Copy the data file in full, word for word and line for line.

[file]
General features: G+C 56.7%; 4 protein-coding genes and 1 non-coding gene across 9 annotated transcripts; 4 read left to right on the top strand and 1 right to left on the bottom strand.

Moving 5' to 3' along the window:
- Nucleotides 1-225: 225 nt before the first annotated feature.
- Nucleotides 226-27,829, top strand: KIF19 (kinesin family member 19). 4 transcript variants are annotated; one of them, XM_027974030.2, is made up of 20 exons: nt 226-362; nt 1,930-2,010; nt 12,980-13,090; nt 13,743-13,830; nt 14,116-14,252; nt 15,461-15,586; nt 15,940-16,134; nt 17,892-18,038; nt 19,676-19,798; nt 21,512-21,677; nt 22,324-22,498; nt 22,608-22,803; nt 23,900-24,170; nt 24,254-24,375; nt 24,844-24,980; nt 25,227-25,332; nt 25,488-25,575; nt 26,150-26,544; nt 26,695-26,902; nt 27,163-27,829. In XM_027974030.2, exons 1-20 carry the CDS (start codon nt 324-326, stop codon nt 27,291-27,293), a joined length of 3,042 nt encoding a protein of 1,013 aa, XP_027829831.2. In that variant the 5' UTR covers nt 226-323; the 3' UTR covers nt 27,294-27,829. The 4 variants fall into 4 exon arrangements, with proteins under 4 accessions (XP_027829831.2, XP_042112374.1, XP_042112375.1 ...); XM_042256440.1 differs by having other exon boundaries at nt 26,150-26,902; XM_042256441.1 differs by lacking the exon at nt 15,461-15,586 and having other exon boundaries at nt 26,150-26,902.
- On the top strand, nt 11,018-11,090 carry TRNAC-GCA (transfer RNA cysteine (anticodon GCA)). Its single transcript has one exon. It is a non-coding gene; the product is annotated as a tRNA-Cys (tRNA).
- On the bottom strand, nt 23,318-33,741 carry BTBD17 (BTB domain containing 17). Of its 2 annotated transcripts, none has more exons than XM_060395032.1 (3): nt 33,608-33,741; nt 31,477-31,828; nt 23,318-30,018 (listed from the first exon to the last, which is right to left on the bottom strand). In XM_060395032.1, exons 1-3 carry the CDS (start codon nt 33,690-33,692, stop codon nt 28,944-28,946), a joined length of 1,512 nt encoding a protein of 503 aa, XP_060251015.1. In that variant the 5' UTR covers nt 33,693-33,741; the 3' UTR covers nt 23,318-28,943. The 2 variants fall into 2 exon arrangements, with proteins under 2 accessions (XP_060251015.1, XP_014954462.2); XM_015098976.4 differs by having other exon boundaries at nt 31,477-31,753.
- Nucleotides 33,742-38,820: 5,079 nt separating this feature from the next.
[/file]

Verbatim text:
General features: G+C 56.7%; 4 protein-coding genes and 1 non-coding gene across 9 annotated transcripts; 4 read left to right on the top strand and 1 right to left on the bottom strand.

Moving 5' to 3' along the window:
- Nucleotides 1-225: 225 nt before the first annotated feature.
- Nucleotides 226-27,829, top strand: KIF19 (kinesin family member 19). 4 transcript variants are annotated; one of them, XM_027974030.2, is made up of 20 exons: nt 226-362; nt 1,930-2,010; nt 12,980-13,090; nt 13,743-13,830; nt 14,116-14,252; nt 15,461-15,586; nt 15,940-16,134; nt 17,892-18,038; nt 19,676-19,798; nt 21,512-21,677; nt 22,324-22,498; nt 22,608-22,803; nt 23,900-24,170; nt 24,254-24,375; nt 24,844-24,980; nt 25,227-25,332; nt 25,488-25,575; nt 26,150-26,544; nt 26,695-26,902; nt 27,163-27,829. In XM_027974030.2, exons 1-20 carry the CDS (start codon nt 324-326, stop codon nt 27,291-27,293), a joined length of 3,042 nt encoding a protein of 1,013 aa, XP_027829831.2. In that variant the 5' UTR covers nt 226-323; the 3' UTR covers nt 27,294-27,829. The 4 variants fall into 4 exon arrangements, with proteins under 4 accessions (XP_027829831.2, XP_042112374.1, XP_042112375.1 ...); XM_042256440.1 differs by having other exon boundaries at nt 26,150-26,902; XM_042256441.1 differs by lacking the exon at nt 15,461-15,586 and having other exon boundaries at nt 26,150-26,902.
- On the top strand, nt 11,018-11,090 carry TRNAC-GCA (transfer RNA cysteine (anticodon GCA)). Its single transcript has one exon. It is a non-coding gene; the product is annotated as a tRNA-Cys (tRNA).
- On the bottom strand, nt 23,318-33,741 carry BTBD17 (BTB domain containing 17). Of its 2 annotated transcripts, none has more exons than XM_060395032.1 (3): nt 33,608-33,741; nt 31,477-31,828; nt 23,318-30,018 (listed from the first exon to the last, which is right to left on the bottom strand). In XM_060395032.1, exons 1-3 carry the CDS (start codon nt 33,690-33,692, stop codon nt 28,944-28,946), a joined length of 1,512 nt encoding a protein of 503 aa, XP_060251015.1. In that variant the 5' UTR covers nt 33,693-33,741; the 3' UTR covers nt 23,318-28,943. The 2 variants fall into 2 exon arrangements, with proteins under 2 accessions (XP_060251015.1, XP_014954462.2); XM_015098976.4 differs by having other exon boundaries at nt 31,477-31,753.
- Nucleotides 33,742-38,820: 5,079 nt separating this feature from the next.